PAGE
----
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Java Array Exercises: Segregate all 0s on left side and all 1s on right side of a given array of 0s and 1s

Java Array: Exercise-42 with Solution

Write a Java program to segregate all 0s on left side and all 1s on right side of a given array of 0s and 1s.

Pictorial Presentation:

Java Array Exercises: Segregate all 0s on left side and all 1s on right side of a given array of 0s and 1s

Sample Solution:

Java Code:

import java.util.*;
import java.lang.*;
public class Main
{
   public static void main (String[] args) 
    {  
        int nums[] = {0, 1, 0, 1, 1, 0, 1, 1, 0, 0, 1};
        int i,  nums_size = nums.length;
        int left = 0, right = nums_size - 1;
        
        System.out.println("Original Array : "+Arrays.toString(nums));  
 
        while (left < right) 
        {
            /* While  0 at left increment left index  */
            while (nums[left] == 0 && left < right)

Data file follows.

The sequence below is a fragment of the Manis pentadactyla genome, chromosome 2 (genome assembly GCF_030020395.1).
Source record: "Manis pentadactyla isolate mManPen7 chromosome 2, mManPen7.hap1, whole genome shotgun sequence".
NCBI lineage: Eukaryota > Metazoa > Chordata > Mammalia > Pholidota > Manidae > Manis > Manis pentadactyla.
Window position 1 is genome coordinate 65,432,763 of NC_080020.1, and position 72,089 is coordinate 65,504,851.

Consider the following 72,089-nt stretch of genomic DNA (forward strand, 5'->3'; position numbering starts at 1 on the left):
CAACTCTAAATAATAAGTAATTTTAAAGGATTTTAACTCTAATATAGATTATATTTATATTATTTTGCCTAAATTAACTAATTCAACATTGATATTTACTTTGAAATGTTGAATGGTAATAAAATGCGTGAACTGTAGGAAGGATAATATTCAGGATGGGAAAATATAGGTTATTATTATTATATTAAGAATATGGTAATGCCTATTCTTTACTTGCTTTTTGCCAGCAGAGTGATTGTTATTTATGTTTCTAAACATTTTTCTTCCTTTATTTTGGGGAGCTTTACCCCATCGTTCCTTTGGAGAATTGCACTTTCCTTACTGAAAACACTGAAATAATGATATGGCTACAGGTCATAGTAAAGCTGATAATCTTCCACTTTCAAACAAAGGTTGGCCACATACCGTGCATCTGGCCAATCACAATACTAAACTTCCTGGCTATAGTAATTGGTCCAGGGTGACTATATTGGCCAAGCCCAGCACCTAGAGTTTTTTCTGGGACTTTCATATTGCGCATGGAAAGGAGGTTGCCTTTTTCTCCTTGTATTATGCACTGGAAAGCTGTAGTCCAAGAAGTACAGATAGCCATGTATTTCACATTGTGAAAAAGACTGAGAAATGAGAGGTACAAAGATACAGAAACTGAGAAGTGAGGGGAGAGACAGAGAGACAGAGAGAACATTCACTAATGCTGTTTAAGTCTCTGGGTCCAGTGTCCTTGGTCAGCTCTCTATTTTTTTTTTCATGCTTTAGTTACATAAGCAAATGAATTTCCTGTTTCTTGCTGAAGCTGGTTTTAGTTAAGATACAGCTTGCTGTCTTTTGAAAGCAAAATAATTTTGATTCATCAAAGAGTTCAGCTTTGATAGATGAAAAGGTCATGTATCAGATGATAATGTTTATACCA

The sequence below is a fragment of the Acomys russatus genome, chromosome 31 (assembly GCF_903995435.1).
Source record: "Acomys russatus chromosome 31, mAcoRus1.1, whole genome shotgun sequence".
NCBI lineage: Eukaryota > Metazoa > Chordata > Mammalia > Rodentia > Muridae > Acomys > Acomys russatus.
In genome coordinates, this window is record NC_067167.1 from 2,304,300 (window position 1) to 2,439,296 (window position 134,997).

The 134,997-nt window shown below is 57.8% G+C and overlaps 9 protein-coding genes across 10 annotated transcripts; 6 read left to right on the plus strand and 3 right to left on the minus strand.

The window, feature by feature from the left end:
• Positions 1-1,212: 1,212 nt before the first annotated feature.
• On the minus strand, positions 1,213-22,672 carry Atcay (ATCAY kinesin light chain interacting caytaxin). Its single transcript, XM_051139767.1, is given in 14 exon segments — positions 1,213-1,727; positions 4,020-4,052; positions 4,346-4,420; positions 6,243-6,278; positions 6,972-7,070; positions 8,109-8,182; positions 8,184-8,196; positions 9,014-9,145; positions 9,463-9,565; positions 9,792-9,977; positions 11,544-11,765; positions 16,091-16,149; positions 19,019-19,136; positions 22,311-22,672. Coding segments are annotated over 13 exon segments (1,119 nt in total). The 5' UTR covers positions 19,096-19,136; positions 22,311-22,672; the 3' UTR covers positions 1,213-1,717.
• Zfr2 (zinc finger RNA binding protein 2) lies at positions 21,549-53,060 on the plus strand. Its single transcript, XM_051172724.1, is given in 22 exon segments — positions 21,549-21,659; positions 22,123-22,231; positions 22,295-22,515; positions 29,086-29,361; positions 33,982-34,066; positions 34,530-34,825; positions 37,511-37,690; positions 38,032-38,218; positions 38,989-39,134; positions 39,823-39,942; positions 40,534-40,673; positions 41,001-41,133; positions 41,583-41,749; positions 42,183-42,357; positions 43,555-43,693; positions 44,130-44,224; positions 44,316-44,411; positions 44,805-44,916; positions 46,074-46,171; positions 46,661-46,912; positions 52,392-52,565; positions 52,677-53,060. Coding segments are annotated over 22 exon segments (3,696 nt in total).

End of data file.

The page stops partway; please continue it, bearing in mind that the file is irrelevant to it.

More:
left++;
 
            /* While we see 1 at right decrement right index*/
            while (nums[right] == 1 && left < right)
                right--;
 
           
            if (left < right) 
            {
                nums[left] = 0;
                nums[right] = 1;
                left++;
                right--;
            }
        }
        
       System.out.println("Array after segregation is : "+Arrays.toString(nums));  
    }
}

Sample Output:

                                                                              
Original Array : [0, 1, 0, 1, 1, 0, 1, 1, 0, 0, 1]
Array after segregation is : [0, 0, 0, 0, 0, 1, 1, 1, 1, 1, 1]

Flowchart:

Flowchart: Segregate all 0s on left side and all 1s on right side of a given array of 0s and 1s

Visualize Java code execution (Python Tutor):


Java Code Editor:

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Java: Tips of the Day

Different between parseInt() and valueOf() in java?

Well, the API for Integer.valueOf(String) does indeed say that the String is interpreted exactly as if it were given to Integer.parseInt(String). However, valueOf(String) returns a new Integer() object whereas parseInt(String) returns a primitive int.

If you want to enjoy the potential caching benefits of Integer.valueOf(int), you could also use this eyesore:

Integer k = Integer.valueOf(Integer.parseInt("123"))

Now, if what you want is the object and not the primitive, then using valueOf(String) may be more attractive than making a new object out of parseInt(String) because the former is consistently present across Integer, Long, Double, etc.

Ref: https://bit.ly/3vRuIPY